Equinor have announced they will invest $1.44bn in developing one of the deepest gas fields off the coast of Norway – as the West looks to secure supplies following a Russian gas squeeze.
The energy giant is pushing to develop the Arctic Irpa gas discovery in the Norwegian Sea.
Its water depth of around 1.3km makes Irpa, previously known as Asterix, makes it one of the deepest sites to be developed offshore Norway.
The site is also the country’s fourth producing petroleum field north of the Arctic circle.
According to the partnership’s development plan – the project aims to develop around 20bn cubic meters of natural gas for export to Europe via the Aasta Hansteen platform some 80km (50 miles) east of Irpa,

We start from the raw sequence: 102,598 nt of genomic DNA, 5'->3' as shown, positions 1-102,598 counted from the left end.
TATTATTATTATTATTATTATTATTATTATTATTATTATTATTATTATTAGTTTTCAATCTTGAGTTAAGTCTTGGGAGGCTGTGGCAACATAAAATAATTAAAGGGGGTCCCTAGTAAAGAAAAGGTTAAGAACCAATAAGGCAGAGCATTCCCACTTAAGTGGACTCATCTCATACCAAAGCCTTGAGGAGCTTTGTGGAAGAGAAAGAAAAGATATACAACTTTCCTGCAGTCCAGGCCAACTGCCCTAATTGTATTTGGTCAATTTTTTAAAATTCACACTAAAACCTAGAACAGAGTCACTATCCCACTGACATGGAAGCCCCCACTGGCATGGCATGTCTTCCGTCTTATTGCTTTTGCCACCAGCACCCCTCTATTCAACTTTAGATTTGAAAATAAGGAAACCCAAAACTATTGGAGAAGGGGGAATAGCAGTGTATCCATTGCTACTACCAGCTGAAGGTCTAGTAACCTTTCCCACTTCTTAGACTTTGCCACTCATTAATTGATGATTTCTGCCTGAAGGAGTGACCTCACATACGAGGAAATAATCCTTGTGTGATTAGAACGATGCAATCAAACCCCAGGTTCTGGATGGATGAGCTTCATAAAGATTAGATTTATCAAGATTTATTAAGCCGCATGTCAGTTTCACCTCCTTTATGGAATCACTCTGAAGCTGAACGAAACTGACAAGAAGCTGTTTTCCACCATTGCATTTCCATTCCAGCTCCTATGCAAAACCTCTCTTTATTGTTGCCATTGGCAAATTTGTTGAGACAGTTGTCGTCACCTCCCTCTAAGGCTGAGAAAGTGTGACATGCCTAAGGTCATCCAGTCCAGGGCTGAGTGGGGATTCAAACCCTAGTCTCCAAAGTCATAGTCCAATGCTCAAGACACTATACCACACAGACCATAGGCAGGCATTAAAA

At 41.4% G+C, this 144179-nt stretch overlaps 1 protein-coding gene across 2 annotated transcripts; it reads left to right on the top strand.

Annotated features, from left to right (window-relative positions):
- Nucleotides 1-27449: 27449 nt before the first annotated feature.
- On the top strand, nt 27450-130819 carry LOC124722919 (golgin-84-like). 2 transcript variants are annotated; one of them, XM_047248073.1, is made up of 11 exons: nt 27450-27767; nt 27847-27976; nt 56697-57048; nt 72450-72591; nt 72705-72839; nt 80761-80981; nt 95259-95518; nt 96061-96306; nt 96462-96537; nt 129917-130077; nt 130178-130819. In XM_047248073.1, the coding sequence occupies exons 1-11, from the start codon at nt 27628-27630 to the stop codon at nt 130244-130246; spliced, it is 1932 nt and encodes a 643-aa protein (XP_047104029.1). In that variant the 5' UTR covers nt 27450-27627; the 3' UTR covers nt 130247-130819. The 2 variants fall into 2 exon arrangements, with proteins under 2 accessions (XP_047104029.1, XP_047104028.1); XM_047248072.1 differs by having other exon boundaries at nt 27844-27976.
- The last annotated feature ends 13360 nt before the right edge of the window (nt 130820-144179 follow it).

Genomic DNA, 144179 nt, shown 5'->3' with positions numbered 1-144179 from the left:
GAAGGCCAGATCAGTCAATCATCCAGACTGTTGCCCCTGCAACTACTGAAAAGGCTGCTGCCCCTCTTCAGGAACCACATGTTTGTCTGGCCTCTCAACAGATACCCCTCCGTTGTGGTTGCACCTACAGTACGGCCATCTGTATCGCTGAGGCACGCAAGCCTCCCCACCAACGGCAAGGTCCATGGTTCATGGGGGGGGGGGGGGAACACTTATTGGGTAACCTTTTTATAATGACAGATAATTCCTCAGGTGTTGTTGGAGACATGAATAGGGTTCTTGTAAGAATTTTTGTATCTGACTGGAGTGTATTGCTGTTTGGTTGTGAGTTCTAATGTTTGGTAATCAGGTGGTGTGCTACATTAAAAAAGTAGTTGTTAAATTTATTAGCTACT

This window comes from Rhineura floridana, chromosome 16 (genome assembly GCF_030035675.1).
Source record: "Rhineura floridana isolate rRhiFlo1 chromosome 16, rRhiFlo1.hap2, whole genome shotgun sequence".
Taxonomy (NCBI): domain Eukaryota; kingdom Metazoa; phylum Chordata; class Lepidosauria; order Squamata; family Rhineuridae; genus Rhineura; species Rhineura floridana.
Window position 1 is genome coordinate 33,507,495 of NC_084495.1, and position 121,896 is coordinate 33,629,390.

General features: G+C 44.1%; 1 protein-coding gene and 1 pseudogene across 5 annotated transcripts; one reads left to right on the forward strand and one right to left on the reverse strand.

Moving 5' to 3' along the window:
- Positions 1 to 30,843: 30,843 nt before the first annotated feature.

Production is expected to start in the final quarter of 2026 and last until 2039, the development plan showed.
Norway’s energy ministry said: “The Irpa development will use available processing capacity on the Hansteen platform when production gradually declines and at the same time contribute to extending the life of the Hansteen field,”
It was not immediately clear how much gas could be pumped each day at peak production.
Equinor, the field’s operator, has a 51 per cent stake in the Irpa license.
A range of other energy firms also have stakes, with state-owned Petoro holding 20 per cent, Wintershall Dea 19 per cent, and Shell 10 per cent.